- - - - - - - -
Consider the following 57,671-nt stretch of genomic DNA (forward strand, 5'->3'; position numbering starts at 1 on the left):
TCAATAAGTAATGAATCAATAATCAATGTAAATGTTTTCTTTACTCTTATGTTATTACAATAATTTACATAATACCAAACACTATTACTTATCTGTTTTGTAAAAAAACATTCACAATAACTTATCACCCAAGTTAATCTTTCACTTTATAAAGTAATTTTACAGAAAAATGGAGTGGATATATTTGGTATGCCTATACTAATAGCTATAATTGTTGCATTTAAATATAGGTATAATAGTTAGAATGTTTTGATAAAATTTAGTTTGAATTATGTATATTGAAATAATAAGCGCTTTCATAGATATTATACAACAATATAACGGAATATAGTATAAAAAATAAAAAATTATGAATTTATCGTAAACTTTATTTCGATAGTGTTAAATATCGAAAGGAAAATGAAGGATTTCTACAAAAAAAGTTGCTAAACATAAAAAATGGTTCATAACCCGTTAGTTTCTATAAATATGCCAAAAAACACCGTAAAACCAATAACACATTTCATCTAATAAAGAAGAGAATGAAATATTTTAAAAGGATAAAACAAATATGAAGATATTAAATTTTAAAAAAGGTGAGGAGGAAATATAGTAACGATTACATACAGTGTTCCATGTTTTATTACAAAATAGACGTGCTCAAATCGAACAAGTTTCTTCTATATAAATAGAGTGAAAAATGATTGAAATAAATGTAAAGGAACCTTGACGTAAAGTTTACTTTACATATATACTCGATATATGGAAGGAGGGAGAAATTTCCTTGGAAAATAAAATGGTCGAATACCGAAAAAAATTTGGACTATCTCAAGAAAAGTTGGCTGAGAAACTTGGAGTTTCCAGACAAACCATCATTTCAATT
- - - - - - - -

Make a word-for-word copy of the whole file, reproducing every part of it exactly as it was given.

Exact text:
Consider the following 57,671-nt stretch of genomic DNA (forward strand, 5'->3'; position numbering starts at 1 on the left):
TCAATAAGTAATGAATCAATAATCAATGTAAATGTTTTCTTTACTCTTATGTTATTACAATAATTTACATAATACCAAACACTATTACTTATCTGTTTTGTAAAAAAACATTCACAATAACTTATCACCCAAGTTAATCTTTCACTTTATAAAGTAATTTTACAGAAAAATGGAGTGGATATATTTGGTATGCCTATACTAATAGCTATAATTGTTGCATTTAAATATAGGTATAATAGTTAGAATGTTTTGATAAAATTTAGTTTGAATTATGTATATTGAAATAATAAGCGCTTTCATAGATATTATACAACAATATAACGGAATATAGTATAAAAAATAAAAAATTATGAATTTATCGTAAACTTTATTTCGATAGTGTTAAATATCGAAAGGAAAATGAAGGATTTCTACAAAAAAAGTTGCTAAACATAAAAAATGGTTCATAACCCGTTAGTTTCTATAAATATGCCAAAAAACACCGTAAAACCAATAACACATTTCATCTAATAAAGAAGAGAATGAAATATTTTAAAAGGATAAAACAAATATGAAGATATTAAATTTTAAAAAAGGTGAGGAGGAAATATAGTAACGATTACATACAGTGTTCCATGTTTTATTACAAAATAGACGTGCTCAAATCGAACAAGTTTCTTCTATATAAATAGAGTGAAAAATGATTGAAATAAATGTAAAGGAACCTTGACGTAAAGTTTACTTTACATATATACTCGATATATGGAAGGAGGGAGAAATTTCCTTGGAAAATAAAATGGTCGAATACCGAAAAAAATTTGGACTATCTCAAGAAAAGTTGGCTGAGAAACTTGGAGTTTCCAGACAAACCATCATTTCAATT